PHILANTHROPY AND NEWS MEDIA: A 21ST CENTURY REVENUE COLLABORATION

Another revenue stream and new community connections supporting local news

2022-05-01T07:00:00.0000000Z

2022-05-01T07:00:00.0000000Z

Editor and Publisher

https://editorandpublisher.pressreader.com/article/282613151355317

CONTENTS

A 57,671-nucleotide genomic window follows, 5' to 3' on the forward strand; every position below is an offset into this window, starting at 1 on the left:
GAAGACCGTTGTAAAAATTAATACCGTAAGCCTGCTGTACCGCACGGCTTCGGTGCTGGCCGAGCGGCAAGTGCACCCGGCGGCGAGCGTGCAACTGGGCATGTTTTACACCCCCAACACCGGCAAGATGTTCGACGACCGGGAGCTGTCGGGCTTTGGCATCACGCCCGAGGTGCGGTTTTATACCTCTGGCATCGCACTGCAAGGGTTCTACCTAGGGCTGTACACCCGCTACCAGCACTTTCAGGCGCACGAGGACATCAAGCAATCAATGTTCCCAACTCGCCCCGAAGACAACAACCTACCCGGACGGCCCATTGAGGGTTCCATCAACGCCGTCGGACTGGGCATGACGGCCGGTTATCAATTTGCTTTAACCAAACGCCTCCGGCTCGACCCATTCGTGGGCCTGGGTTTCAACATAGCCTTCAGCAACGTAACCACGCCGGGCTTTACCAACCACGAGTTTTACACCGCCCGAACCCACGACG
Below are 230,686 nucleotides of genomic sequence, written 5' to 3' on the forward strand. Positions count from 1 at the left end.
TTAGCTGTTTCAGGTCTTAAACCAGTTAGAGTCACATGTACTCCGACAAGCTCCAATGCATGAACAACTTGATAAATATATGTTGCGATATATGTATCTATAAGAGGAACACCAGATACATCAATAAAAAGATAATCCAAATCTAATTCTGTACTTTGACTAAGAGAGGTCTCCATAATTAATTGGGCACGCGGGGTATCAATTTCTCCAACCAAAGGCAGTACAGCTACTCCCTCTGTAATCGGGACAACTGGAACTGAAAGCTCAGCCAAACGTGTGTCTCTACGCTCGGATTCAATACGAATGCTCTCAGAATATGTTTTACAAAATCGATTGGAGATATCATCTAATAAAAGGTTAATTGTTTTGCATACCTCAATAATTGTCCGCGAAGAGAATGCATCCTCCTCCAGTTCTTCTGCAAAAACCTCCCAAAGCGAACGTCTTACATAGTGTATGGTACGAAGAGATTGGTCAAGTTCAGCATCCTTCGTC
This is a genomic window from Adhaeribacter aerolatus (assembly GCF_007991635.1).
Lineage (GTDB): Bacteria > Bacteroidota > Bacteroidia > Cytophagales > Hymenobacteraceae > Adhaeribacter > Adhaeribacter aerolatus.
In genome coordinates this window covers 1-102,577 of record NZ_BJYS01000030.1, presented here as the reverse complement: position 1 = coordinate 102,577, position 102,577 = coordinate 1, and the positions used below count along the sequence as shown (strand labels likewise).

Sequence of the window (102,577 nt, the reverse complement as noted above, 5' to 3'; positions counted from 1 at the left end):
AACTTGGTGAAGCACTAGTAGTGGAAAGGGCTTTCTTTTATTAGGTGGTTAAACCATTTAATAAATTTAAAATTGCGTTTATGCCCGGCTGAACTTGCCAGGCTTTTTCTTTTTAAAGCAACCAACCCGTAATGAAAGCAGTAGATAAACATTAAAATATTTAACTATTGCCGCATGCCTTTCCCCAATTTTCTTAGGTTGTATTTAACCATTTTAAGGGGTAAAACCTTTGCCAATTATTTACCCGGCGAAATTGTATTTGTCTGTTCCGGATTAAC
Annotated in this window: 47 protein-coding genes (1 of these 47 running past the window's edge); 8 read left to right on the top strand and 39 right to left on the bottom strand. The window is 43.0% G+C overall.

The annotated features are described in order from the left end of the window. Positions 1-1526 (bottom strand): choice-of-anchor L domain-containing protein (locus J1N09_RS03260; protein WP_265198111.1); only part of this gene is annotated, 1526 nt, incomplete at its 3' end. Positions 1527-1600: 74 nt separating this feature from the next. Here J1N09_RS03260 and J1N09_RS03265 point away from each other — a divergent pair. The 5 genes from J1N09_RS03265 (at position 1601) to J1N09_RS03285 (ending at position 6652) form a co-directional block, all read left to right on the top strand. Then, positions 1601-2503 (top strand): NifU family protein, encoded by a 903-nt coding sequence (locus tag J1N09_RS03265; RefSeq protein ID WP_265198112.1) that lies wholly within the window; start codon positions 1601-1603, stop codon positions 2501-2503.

Another revenue stream and new community connections supporting localnews ...................... Advertising, events, sponsorships, newsletters and paywalls are critical revenue streams for news media. Although not entirely new, philanthropy as a revenue stream is quickly becoming a welcomed funding source for both nonprofit and for-profit news operations. Multiple journalism organizations and foundations are joining forces to bolster news outlets’ revenues, revive local journalism, cover stories in underserved communities, expand reporting of crucial issues, provide new opportunities for veteran and newlyminted journalists and create new collaborative environments. News media can increase staff and report and publish more local stories, many of which are about community organizations and programs philanthropy is also supporting. It’s a benefit that encourages more philanthropies to allocate dollars to local news media because it enhances all their other philanthropic efforts in the community. As more large national foundations grant funds to news outlets, local foundations, business leaders and entrepreneurs recognize the value and add their support. Because local news is the voice of their communities, subscribers, readers and individuals learn of the need for support and are motivated to make donations, too. OPENING DOORS FOR YOUNG JOURNALISTS Report for America, a program of The Groundtruth Project, identifies news outlets unable to cover important issues because of a lack of revenues. It then provides half of the support to place young journalists in those organizations specifically to cover under-reported issues and communities. News outlets pay 25%, and they are encouraged to seek the other 25% of the journalists’ salaries from local donors. Todd Franko, director of local sustainability and development at Report for America, said the pandemic was challenging for the program. It also made more people and potential donors aware of the importance of local coverage of government policies, school closures and testing and vaccination sites, thus generating more support. “During the past three years, Report for America has been able to increase local newsroom support from $861,000 to $4.8 million to $7.4 million during 2021,” said Franko. “This year, we expect to assist 225 newsrooms, half nonprofit and half for-profit, located in all 50 states.” Franko said philanthropic funding for news organizations has taken an additional step with Community News Funds. These are direct partnerships between local foundations and news outlets to create a single, permanent fund for long-term support. An example is the Impact Media and Measurement Fund, a project of the Central Valley Community Foundation in Fresno, California. Since 2019, $2 million has been raised from nine foundations and 14 individuals. The Fund supports “issue-specific solutions journalism” on various local issues in association with the Fresno Bee. SHINING A LIGHT ON LOCAL COMMUNITIES AND ISSUES IN HOUSTON Philanthropic support of journalism is not just occurring in smaller communities. A two-year study in Houston, Texas, by the American Journalism Project revealed that journalism needed a major boost. The American Journalism Project’s research included a media landscape analysis, an information-needs assessment and solutions designing, which revealed a lack of coverage of the diverse nature of the fourth-largest city in the U.S. The city has many ethnic communities where important issues were not being reported. Many Houston citizens also said they needed more information to understand the complexities of city government. Three sources – The Houston Endowment, the Kinder Foundation and Arnold Ventures – and the American Journalism Project and The Knight Foundation are providing millions of dollars to launch the Houston Local News Initiative (the project name of the organization when it launches). It will be a nonprofit, digital newsroom of approximately 40 people, scheduled to launch in late 2022 or early 2023. “Our research not only helped local funders understand the gaps in original reporting in Houston but also showed them how they could make investments to help solve the problem,” said Sarabeth Berman, CEO of the American Journalism Project. “The Houston Local News Initiative marks a significant investment by local philanthropy in addressing the information needs of the community.” SUPPORTING COLLABORATIVE JOURNALISM IN MICHIGAN Creating the right environment for philanthropic organizations to partner with new outlets requires a dose of serendipity. In 2019, Fetzer Foundation, one of a coalition of funders of On the Ground, hired a third party to evaluate the project. Issue Media Group located in Detroit and publisher of 20 weekly digital magazines, initiated and managed the project. Sarah Lee, director of marketing communications at The Kalamazoo Community Foundation, was invited to the presentation of the positive results of that review. Kathy Jennings, managing editor of one of Issue Media Group’s magazines, Second Wave Media Southwest Michigan, met Lee there. They discovered they had a shared vision to advance philanthropic support of local journalism in the state. Founded by Paul Schutt and Brian Boyle, co-chief executive officers, in 2005, Issue Media Group operates from an underwriting business model similar to NPR. All of its publications use the solutions journalism approach. “We identify problems in our coverage areas and who are working to solve those problems. We then find multiple funding sources to support a particular issue as we did on the housing challenge in Kalamazoo – and used those funds to assign a journalist to cover the issue,” said Schutt. “Creating a funding coalition instead of a single source helps provide continuous funding, even though a coalition member may decide to allocate its dollars to another need.” Not only was Lee intrigued when Schutt explained Issue Media Group’s business model, but she also recognized that model could work well in a nonprofit setting and matched the mission of the Foundation to promote diversity, equity and inclusion. “Kathy and I contacted local news outlets in southwest Michigan and invited them to become members of what is now the Southwest Michigan Journalism Collaborative. To advance our shared mission and vision to develop more philanthropic support of local journalism, it was critical to build trust between members of the Collaborative that had often been competitors,” said Lee. “The Knight Foundation provided funding to Solutions Journalism Network. It regranted some of those funds, which The Kalamazoo Community Foundation matched, for a project manager position, training programs and to support the Collaborative,” Lee explained. “We’ve also developed three committees, editorial, branding and marketing and community engagement, to help Collaborative members and local funders to focus on the most important issues in those communities.” According to Jennings, the Collaborative needed time to grow and convince members that collaboration would benefit everyone. For example, New/nueva Opinion, one of the current 15 members of the Collaborative, shares its reporting on issues important to its Hispanic readers with other members of the Collaborative to enhance their relationships with their local Hispanic communities. “Second Wave Media’s Voice of Youth program has benefited from the collaborative effort to promote philanthropic support of local journalism,” said Jennings. “The Stryker Johnston Foundation is funding the program based on its mission to change the cycle of generational poverty. “With that support, we can offer local youth opportunities to write, photograph and post social media content about issues important to them. We are conducting workshops throughout spring 2022 with a focus on transportation, mental health, policing and in-school violence.” Issue Media Group initiated a similar opportunity in 2018 called the Community Correspondent program. Local residents are invited to become “community journalists,” and Jennings trains them to tell their stories. They are often better positioned to connect with others in the community to include their voices in articles that can also be shared collaboratively among multiple news organizations. “We see the Community Correspondent program as a solution to the ‘news desert’ phenomenon, especially in urban communities. The program works best when we are invited into a community and meet with residents and local leaders to understand their issues. Our ‘community journalists’ also address these meetings to share how well the program has worked in their neighborhoods,” added Schutt. Schutt also said some of the “community journalists” have discovered they have untapped journalism skills. Many are regular contributors, and some have been accepted to journalism schools as students. FOUNDATION LEADERSHIP IS DRIVING SUPPORT IN DELAWARE The philanthropic support of journalism often starts with an individual’s good idea. Allison Taylor Levine, vice president for marketing and communications at the Delaware Community Foundation, had such an idea: Obtain COVID-19 relief funds to increase the community’s access to local news and information during the height of the pandemic, especially in BIPOC (black, indigenous and people of color) communities in the southern part of the state. “With a grant from the Delaware COVID-19 Strategic Response Fund, we created a news internship program to distribute more information to BIPOC communities in Sussex County and help tell stories about the experiences of African American and Latinx American communities in that area,” said Levine. “Southern Delaware is not quite a ‘news desert,’ but there are few news sources. Plus, a substantial portion of the population in that part of the state are migrants and live in diverse ethnic communities. As we’ve learned, they had specific needs during the pandemic.” One of Levine’s goals was to create awareness and interest among foundations, other donors, and the Delaware news media that journalism needed support to cover the pandemic adequately and increase reporting in specific communities and for underserved audiences. The internship program supported four interns during the summer of 2021 and was very successful in helping Levine secure an $80,000 grant from the Independence Public Media Foundation. That grant, combined with an investment from the Delaware Community Foundation, allows Levine to continue the internship program during the summer of 2022. The internships are eight-week, fulltime paid positions, and interns will be able to work in legacy print, broadcast and online-only organizations. The Foundation’s website reports Delawareonline/the News Journal, Delaware State News and WHYY are participating in the summer 2022 internship program. The success of the internship program and the interest from funders from other states have helped generate increased interest from Delaware funders to support local journalism, Levine said. With a portion of the grant from the Independence Public Media Foundation, Levine – with her own time and outside of her position at the Foundation – launched a new nonprofit called the Local Journalism Initiative (LJI), which is conducting a statewide assessment of the local news and information environment. LJI will share the results of that research in the late spring of 2022. LJI is also launching the new Delaware Journalism Collaborative in partnership with the Solutions Journalism Network. More than 20 new outlets, plus the Delaware State Libraries and the University of Delaware, are working together to formulate the Collaborative. LJI will announce the official partners during the coming weeks. “Our research revealed many major legacy news outlets are evolving their business models and recognizing the value of collaborative journalism,” said Levine. “Plus, our statewide evaluation revealed a trend in many communities: More residents are obtaining news from issue-driven, often partisan sources. They know the content is biased, but they have few other news choices. They’re eager to obtain information from strong, trustworthy and independent news sources, and we are confident the Collaborate will help strengthen our local news outlets’ ability to deliver.” The work of Report for America, the American Journalism Project and many similar organizations and foundations and the local efforts in Houston, Michigan and Delaware are just a few examples of the groundswell of philanthropic, business and individual support for journalism. This new revenue stream is quickly becoming a river. Bob Sillick has held many senior positions and served a myriad of clients during his 47 years in marketing and advertising. He has been a freelance/ contract content researcher, writer, editor and manager since 2010. He can be reached at bobsillick@gmail.com.